Father's Day 2019

On Father's Day blogger Niall McGahon shares his thoughts on life with MS and with being a Dad to Seán (2 years old) and newborn Robyn.

I am a father, not to just one little being in the shape of the handsome 2-year-old Seán anymore, but to another child in our beautiful little girl Robyn! How did that happen…. well you know what I mean.

Today is Father’s Day and the latest addition to our family has given me another jolt of perspective - I am not the centre of the universe anymore. The laughter and smiles of a 2-year-old and 2-month-old should be able to pull anyone out of the darkest moods they may be in. However, becoming a father these last 2 years, has made me more acutely aware of my MS. In my current state, I may not be the father that I thought I would be, and I may need to think about my approach to fatherhood slightly differently.

Growing up I was very much used to having a kick about with my dad or during the summer heading ‘out the back’ for a few holes. I can’t kick a ball the way I used to, let alone play golf the way I want to. I’m going to have to take a totally different road than the one I had drawn out for myself.

You know what, that’s ok because it’s not for me, it for my kids. I don’t need to play football or golf to be the best Dad …. They might not like sport anyways!!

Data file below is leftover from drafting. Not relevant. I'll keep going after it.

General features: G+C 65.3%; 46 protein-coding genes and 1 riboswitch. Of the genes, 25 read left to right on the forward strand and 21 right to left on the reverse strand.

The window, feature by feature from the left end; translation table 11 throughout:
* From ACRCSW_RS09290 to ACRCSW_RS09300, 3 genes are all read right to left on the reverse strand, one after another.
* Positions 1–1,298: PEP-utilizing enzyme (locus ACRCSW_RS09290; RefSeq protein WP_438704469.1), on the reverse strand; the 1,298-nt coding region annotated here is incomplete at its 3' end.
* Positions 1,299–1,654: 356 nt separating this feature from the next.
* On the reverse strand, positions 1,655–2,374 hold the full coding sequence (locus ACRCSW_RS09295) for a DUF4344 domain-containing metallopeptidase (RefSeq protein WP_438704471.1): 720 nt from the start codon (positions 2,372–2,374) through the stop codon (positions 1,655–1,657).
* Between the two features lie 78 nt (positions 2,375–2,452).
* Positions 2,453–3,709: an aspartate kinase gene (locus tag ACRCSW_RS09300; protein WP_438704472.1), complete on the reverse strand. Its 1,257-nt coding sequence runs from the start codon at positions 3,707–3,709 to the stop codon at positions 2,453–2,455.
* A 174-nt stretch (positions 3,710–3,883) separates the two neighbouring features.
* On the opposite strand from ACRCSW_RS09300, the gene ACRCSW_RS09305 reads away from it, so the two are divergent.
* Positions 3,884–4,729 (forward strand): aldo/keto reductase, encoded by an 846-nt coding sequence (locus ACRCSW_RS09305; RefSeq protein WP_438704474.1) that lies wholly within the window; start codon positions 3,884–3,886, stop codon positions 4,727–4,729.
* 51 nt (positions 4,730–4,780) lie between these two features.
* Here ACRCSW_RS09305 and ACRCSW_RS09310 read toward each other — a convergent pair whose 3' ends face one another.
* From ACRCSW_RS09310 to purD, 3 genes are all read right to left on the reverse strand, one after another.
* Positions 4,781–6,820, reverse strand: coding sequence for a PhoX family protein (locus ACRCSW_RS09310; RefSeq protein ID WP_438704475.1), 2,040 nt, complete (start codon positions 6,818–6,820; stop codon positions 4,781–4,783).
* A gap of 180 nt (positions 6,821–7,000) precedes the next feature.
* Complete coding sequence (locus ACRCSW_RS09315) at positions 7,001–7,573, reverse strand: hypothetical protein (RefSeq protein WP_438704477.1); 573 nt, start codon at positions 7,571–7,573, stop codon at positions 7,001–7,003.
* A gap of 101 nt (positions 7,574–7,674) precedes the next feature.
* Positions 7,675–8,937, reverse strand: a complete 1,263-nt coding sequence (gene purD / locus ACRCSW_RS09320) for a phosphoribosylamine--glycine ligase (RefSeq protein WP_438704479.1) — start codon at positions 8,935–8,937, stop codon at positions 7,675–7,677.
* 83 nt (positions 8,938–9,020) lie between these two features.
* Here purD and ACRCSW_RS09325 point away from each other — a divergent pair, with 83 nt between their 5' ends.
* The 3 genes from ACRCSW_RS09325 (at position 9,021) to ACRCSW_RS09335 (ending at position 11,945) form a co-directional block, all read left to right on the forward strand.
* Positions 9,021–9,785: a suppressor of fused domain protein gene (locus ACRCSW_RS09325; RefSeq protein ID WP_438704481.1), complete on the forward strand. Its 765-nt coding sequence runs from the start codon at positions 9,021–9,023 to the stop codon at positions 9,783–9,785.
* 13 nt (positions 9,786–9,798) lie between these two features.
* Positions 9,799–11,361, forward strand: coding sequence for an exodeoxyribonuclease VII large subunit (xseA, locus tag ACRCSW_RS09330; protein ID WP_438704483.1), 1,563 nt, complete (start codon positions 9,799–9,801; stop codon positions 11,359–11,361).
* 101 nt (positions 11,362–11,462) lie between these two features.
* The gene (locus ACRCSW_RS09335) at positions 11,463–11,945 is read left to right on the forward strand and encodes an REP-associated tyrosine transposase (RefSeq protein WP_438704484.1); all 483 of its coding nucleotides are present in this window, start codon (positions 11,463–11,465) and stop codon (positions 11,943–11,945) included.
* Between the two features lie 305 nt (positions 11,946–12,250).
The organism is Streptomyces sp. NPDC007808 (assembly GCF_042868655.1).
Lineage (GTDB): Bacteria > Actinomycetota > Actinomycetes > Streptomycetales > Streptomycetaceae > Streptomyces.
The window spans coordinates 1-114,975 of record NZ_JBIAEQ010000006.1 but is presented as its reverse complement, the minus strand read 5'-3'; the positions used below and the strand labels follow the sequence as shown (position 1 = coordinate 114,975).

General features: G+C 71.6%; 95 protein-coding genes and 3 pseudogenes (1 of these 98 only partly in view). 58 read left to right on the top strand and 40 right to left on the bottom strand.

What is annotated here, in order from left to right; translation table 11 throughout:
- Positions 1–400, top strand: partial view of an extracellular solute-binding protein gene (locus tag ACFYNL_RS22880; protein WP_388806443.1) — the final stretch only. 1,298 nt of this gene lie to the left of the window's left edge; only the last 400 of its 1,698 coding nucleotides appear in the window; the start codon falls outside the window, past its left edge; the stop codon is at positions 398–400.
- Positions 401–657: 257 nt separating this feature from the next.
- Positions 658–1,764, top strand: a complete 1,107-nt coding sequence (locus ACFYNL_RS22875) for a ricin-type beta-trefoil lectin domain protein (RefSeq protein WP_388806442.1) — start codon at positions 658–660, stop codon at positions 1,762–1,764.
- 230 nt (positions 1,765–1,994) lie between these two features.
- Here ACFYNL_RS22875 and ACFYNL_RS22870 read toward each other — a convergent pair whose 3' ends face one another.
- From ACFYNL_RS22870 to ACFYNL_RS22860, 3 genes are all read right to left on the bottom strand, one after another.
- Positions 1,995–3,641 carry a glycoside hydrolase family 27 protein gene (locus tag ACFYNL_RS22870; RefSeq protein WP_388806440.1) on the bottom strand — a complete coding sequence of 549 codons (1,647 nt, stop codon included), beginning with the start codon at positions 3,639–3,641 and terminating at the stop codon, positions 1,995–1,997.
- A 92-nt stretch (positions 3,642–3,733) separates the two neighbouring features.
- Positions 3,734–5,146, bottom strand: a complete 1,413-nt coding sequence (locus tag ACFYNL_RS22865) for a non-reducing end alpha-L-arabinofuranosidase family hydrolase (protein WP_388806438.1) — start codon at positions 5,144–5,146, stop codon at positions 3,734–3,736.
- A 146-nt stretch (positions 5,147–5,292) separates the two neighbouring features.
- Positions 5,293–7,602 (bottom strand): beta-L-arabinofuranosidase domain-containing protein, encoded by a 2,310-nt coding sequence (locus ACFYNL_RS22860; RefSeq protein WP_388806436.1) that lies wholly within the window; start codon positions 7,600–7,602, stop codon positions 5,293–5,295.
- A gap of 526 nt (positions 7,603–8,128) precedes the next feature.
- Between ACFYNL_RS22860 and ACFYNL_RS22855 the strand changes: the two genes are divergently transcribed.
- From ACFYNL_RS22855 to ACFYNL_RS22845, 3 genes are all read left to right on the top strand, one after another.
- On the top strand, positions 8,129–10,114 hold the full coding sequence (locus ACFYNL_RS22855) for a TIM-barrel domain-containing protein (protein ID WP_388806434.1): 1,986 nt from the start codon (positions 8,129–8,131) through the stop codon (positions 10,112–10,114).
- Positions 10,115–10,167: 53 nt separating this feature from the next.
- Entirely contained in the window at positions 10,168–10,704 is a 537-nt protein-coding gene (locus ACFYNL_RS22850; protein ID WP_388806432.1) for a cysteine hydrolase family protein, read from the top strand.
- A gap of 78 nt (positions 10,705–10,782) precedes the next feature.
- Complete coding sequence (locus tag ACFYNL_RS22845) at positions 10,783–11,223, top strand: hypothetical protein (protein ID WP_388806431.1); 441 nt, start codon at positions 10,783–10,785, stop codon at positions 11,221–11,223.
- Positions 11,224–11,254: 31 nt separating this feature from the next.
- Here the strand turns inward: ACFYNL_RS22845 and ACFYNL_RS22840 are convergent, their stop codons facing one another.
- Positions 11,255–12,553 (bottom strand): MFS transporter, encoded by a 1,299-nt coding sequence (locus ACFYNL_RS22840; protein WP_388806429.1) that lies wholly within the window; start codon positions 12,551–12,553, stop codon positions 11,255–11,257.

My focus is going to be building fantastic relationships with my children. As they grow up, hopefully they will understand why I can’t run with them around the park or put them on my shoulders.

 For the immediate future I just want to enjoy seeing them blossom and watching their little characters develop. In doing this, I hope that they will still have a normal childhood. This is where I may become even more dependent on my wife than I already am. She may need to do some of the heavy lifting that I may not be able to do. It doesn’t make me any less of a father or emasculates me, I just can’t do it and we’re ok with that. The target is to give myself the best possible chance of doing the running and playing with my kids. Between exercise, diet and meditation I can do it. If my wife is anything to do with it, I will do it.  

I also must be aware that our house is gradually turning into an amazing obstacle course - Crypton Factor level, with Lego, books, toys, hurls, the odd nappy strewn everywhere. Not ideal for a person with mobility and balance issues! But I love a good challenge. It’s great to be in the middle of and oddly enough for me it takes my mind off the real challenges I face.

When I’m with my children, MS doesn’t matter, my mind is clear, and my pains subside. Don’t get me wrong the MS is very much there and visible when I’m trying to get up from a good tickling session, but it fades away with the sound of chuckling and shouts of ‘stop dadi’.

I need to concentrate on the things that I can do with my kids and enjoy them to the ninth degree. I always wanted to be the best or win the race. I now realise that if all I can give my kids is my time then that’s a lot more important than winning any race.

Hopefully it makes me No.1 Dad, that’s more than good enough for me. I have MS but it does not have me. I have children, they will always have me.